- It's interesting to consider second directional derivatives at saddle-points -- there are interesting conditions for what direction causes the point be be a minima and what direction causes it to be a maxima.(1 vote)
- An idea: in case of the one variable functions, it could also be an option for the tangent to be horizontal if the function changes its band. Like the x^3. In x=0 point its derivate is actually zero without being a local maximum or minimum. (time4:42)

So a saddle point is named after its shape, but if we take the x^3 and y^3 az the surface of the function (I don't know what the expression could be f(x;y) = ?) then taking the formal definition, their derivates f'_x and f'_y would be zero at the point (0;0), it would not be a local max or min, and it wouldn't have the shape of a saddle... What's then? Does it have a special name? :-D(1 vote) - If the partial derivatives are all zeros, is the gradient of this function pointing nowhere?(1 vote)
- It means there is no "steepest ascent".or more simply, it's a flat plane.

for partial x to be 0 there can't be any xs in the equation, and similarly there can't be any ys for partial yto be 0. So in other words it can only be a constant (for a 3d graph)(1 vote)

- your average pringles chip...(0 votes)

## Video transcript

- [Voiceover] In the last video, I talked about how if
you're trying to maximize or minimize a multi-variable function, you can imagine it's graph. In this case, this is just
a two-variable function and we're looking at it's graph. And you want to find the spots where the tangent plane
is completely flat. So one way to visualize this
is to imagine a flat plane that just represents a constant Z value, so a constant output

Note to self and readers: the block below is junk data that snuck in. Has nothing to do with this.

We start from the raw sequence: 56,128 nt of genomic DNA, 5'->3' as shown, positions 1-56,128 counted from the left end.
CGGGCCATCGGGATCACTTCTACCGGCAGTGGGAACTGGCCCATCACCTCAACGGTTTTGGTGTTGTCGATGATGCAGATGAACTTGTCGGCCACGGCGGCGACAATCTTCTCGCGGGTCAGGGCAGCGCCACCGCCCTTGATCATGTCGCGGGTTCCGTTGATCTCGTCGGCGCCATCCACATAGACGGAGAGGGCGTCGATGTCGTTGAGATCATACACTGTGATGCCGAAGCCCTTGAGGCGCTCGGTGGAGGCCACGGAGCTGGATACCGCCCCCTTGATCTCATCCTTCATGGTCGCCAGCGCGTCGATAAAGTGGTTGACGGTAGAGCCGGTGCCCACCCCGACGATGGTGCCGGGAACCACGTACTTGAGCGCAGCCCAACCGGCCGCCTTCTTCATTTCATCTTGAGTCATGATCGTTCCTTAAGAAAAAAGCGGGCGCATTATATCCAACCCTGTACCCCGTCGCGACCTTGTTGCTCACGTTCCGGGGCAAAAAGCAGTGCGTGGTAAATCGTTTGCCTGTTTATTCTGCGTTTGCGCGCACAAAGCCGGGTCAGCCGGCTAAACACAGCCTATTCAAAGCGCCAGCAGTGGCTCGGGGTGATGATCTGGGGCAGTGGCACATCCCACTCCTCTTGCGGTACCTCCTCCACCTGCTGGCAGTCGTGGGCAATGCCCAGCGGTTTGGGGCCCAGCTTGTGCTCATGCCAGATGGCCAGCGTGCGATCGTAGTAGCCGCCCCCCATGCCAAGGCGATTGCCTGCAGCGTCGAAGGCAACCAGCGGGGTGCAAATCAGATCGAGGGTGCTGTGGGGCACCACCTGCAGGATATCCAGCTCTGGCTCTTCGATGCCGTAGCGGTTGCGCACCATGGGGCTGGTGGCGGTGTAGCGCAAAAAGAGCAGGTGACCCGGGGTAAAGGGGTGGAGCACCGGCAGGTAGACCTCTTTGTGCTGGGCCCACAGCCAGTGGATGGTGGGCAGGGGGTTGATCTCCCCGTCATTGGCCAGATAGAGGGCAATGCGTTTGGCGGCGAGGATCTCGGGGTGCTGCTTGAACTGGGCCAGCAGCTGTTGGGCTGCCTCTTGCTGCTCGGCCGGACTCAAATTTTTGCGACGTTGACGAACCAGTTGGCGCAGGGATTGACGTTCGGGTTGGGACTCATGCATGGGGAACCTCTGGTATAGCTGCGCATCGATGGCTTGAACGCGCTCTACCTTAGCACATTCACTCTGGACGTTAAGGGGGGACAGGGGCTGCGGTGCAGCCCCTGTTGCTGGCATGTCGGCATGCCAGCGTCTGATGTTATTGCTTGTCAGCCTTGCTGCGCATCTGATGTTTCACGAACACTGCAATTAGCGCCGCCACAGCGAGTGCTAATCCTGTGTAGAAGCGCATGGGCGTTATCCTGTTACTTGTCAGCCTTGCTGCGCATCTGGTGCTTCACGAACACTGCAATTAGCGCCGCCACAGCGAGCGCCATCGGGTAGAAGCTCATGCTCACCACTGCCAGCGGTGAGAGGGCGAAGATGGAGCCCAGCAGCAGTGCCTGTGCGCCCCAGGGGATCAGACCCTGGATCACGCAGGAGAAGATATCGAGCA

value for the function. And if you kind of move it up and down, you're looking for the spot
where it only barely intersects with the graph at the top
before it's not intersecting with it anymore, meaning
that there's no values of the function that get above that point. So you're looking just
for where it's tangent, where you can find a
tangent plane that's flat. But this will give you some other points, like the little local minima here, the bumps where the value of the function at that point is higher than
all of the neighbor points. You know, if you walk in any direction, you're going downhill,
so that's another thing you're gonna incidentally pick up by looking for places where
this tangent plane is flat, but there's also a really
interesting new possibility that comes up in the context
of multi-variable functions. And this is the idea of a saddle point. So let me pull up another
graph here, this guy. And the function that you're looking at, here, I'll write it down, the function that you're looking at is f(x,y)=x2-y2. So now let's think about
what the tangent plane at the origin of this
entire graph would be. Now the tangent plane to this graph at the origin is actually flat. Here's what it looks like. And to convince yourself of this, let's go ahead and actually
compute the partial derivatives of this function and evaluate
each one at the origin. So the partial derivative,
with respect to X, we look here and
X-squared is the only spot where an X shows up, so it's 2X and the other partial derivative. The partial with respect to Y, we take the derivative of
this negative Y-squared and we ignore the X because it looks like a constant as far as Y is concerned. And we get negative 2Y. Now, if we plug in the point, the origin, in to any one of these, you know, we plug in the point (X,Y)=(0,0), then what do each of these go to? Well the top one, X equals zero, so this guy goes to zero
and similarly over here, Y is zero, so this goes to zero. So both partial derivatives are zero and what that means is if you are standing at the origin and you
move in any direction, there's no slope to your movement. And one way of seeing